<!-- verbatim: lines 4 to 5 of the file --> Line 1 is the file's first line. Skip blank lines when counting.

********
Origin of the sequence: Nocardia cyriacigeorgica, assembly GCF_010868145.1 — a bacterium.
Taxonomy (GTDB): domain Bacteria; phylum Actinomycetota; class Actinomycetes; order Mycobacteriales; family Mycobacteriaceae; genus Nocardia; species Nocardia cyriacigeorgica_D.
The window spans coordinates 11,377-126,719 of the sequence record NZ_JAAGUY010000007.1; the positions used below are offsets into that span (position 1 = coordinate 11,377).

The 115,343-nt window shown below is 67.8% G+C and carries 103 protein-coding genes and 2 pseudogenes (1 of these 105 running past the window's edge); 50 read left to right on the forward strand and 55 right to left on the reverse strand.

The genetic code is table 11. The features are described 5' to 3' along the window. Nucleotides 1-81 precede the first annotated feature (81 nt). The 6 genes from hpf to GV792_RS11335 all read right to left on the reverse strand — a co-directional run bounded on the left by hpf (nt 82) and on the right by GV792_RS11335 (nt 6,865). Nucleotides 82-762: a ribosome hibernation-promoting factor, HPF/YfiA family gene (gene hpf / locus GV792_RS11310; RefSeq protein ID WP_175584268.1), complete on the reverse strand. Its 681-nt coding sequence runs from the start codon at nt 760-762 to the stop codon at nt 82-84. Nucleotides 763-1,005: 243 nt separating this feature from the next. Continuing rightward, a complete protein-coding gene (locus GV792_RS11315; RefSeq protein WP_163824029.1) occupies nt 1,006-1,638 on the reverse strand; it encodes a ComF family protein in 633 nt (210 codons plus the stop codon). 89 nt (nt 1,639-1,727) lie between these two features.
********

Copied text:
The 115,343-nt window shown below is 67.8% G+C and carries 103 protein-coding genes and 2 pseudogenes (1 of these 105 running past the window's edge); 50 read left to right on the forward strand and 55 right to left on the reverse strand.

The genetic code is table 11. The features are described 5' to 3' along the window. Nucleotides 1-81 precede the first annotated feature (81 nt). The 6 genes from hpf to GV792_RS11335 all read right to left on the reverse strand — a co-directional run bounded on the left by hpf (nt 82) and on the right by GV792_RS11335 (nt 6,865). Nucleotides 82-762: a ribosome hibernation-promoting factor, HPF/YfiA family gene (gene hpf / locus GV792_RS11310; RefSeq protein ID WP_175584268.1), complete on the reverse strand. Its 681-nt coding sequence runs from the start codon at nt 760-762 to the stop codon at nt 82-84. Nucleotides 763-1,005: 243 nt separating this feature from the next. Continuing rightward, a complete protein-coding gene (locus GV792_RS11315; RefSeq protein WP_163824029.1) occupies nt 1,006-1,638 on the reverse strand; it encodes a ComF family protein in 633 nt (210 codons plus the stop codon). 89 nt (nt 1,639-1,727) lie between these two features.